In Buddhism the recent prevalence of so called “dharma” tattoos has stirred some debate. While some believe these tattoos become an extension of their Buddhist practice and lead them towards mindful meditation in their everyday life opponents of such tattoos claim they are an aberration and indicative of a mindless “pop” Buddhism. Particularly in Theravada Buddhism tattoos can bar one from taking a monastic vow. For example, Angelina Jolie caused a stir when she went under the ink pen to receive a Buddhist Pali incantation tattoo in Khmer as a reminder of her adopted son’s Cambodian heritage.
Hindus, specifically many Asian-Indians, are known for their beautiful henna tattoos observable on Hindu brides. However, many modern day Hindus are getting inked up with the image of their chosen deity as a sign of their bhakti (devotion). The most popular representations seem to be images of Ganesh, the destroyer of obstacles.
Various other religiously themed tattoos can be found on people’s bodies. From Judeo-Christian symbols to Pentagrams to Buddhist mandalas, many religious adherents choose to proclaim some aspect of their faith or practice through body art. Though the symbols may fade with time, or cause a commotion today, they are ultimately simple and yet strong expressions of personal devotion. In a recent article by Miliann Kang and Katherine Jones in the e-zine New Tattoo Sub-Culture they share:
The tattoo speaks to the ongoing, complex need for humans to express themselves through the appearance of their bodies. The tattooed body serves as a canvas to record the struggles between conformity and resistance, power and victimization, individualism and group membership. These struggles motivate both radical and mundane forms of tattooing. The popularity of tattoos attests to their power as vehicles for self-expression, commemoration, community building, and social commentary. At the same time, the tattoo’s messages are limited by misin- terpretation and the stigma that still attaches to tattooed people.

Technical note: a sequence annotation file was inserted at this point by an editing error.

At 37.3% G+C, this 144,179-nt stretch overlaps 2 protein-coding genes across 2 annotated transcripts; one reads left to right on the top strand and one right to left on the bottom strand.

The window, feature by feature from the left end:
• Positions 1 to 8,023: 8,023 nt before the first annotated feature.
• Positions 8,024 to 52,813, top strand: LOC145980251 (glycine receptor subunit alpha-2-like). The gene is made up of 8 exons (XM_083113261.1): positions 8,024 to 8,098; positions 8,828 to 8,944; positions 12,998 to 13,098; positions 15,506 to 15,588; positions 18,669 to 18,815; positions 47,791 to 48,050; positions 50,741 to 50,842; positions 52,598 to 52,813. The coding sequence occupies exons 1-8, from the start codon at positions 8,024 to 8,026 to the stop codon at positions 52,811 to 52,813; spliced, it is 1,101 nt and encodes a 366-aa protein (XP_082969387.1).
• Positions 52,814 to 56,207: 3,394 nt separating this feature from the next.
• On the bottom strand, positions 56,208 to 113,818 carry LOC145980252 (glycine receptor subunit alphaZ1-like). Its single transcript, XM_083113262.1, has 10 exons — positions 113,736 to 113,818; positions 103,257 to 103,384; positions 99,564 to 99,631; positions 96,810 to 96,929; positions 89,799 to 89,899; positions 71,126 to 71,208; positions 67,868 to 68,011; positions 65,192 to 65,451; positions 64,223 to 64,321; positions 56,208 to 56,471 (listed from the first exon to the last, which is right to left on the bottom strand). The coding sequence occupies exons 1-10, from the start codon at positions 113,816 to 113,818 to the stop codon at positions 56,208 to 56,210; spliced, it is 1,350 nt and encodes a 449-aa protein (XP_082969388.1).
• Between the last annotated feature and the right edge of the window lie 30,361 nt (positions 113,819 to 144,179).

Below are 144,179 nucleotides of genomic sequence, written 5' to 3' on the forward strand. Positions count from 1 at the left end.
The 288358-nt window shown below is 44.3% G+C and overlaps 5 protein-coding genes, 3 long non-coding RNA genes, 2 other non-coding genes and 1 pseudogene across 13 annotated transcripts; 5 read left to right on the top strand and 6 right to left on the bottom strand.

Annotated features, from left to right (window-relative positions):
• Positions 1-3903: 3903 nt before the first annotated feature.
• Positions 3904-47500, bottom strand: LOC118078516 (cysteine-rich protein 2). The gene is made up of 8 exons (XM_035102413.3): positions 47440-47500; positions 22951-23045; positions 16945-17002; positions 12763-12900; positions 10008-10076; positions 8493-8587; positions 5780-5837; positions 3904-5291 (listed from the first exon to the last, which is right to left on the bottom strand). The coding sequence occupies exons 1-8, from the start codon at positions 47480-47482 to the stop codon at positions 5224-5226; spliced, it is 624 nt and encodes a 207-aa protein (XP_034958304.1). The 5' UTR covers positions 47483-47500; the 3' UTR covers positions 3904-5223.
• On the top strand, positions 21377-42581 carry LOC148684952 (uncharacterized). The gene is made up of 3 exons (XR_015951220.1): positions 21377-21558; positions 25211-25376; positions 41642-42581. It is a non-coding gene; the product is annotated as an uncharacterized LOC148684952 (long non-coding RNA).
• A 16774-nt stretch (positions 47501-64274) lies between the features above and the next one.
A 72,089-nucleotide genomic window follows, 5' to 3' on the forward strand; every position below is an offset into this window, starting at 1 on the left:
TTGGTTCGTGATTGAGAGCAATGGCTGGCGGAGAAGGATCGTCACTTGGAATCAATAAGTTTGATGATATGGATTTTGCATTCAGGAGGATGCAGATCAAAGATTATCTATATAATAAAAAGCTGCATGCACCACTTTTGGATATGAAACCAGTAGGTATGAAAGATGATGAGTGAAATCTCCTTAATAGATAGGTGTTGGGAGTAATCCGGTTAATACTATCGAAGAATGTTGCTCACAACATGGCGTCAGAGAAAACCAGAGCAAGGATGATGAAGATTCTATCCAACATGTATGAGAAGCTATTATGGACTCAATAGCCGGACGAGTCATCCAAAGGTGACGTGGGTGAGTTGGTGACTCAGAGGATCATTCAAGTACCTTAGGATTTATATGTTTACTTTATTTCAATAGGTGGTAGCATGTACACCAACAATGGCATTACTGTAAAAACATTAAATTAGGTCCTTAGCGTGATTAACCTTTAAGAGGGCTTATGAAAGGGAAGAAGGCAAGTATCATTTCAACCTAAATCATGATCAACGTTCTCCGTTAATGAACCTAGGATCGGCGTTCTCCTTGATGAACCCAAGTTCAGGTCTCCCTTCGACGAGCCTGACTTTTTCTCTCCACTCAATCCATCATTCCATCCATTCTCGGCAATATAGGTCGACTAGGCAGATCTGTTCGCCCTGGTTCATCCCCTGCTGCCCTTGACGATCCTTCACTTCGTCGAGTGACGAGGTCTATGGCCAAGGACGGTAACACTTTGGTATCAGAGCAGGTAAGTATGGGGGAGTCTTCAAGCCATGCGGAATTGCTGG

Without entering into a full-fledged discussion of religious aesthetics and meaningful religious iconography, religious tattoos serve as powerful vehicles for self-expression and whether they are beautiful or boring, contentious or cool, they act as an interpretive tool for people to understand religion, their own or others’. All religious art serves a dual purpose as a hermeneutic of a theological truth (for the artist, or the inked) and as a window through which outside observers interpret a religion and its adherents. In the end, religious tattoos, just like a Christian fresco or an artistically scribed Qu’ran, serve as interpretive vehicles through which humans give voice to their religious devotion and allow others to apprehend religious truth through art.
In the case of religious tattoos in Thailand the Culture Minister does have a point; religious tattoos will bring about interpretations, and misinterpretations, of Buddhism and other religions in Thailand and abroad. The real question is whether or not Thailand’s government, or any religious authority for that matter, can stop such a potent form of religious self-expression. Combining “an ongoing, complex need for humans to express themselves through the appearance of their bodies” with a strong religious devotion and offering the inked a way to convey and interpret their faith, religious ink seems to be permanently tattooed as a feature of religious art and expressionism.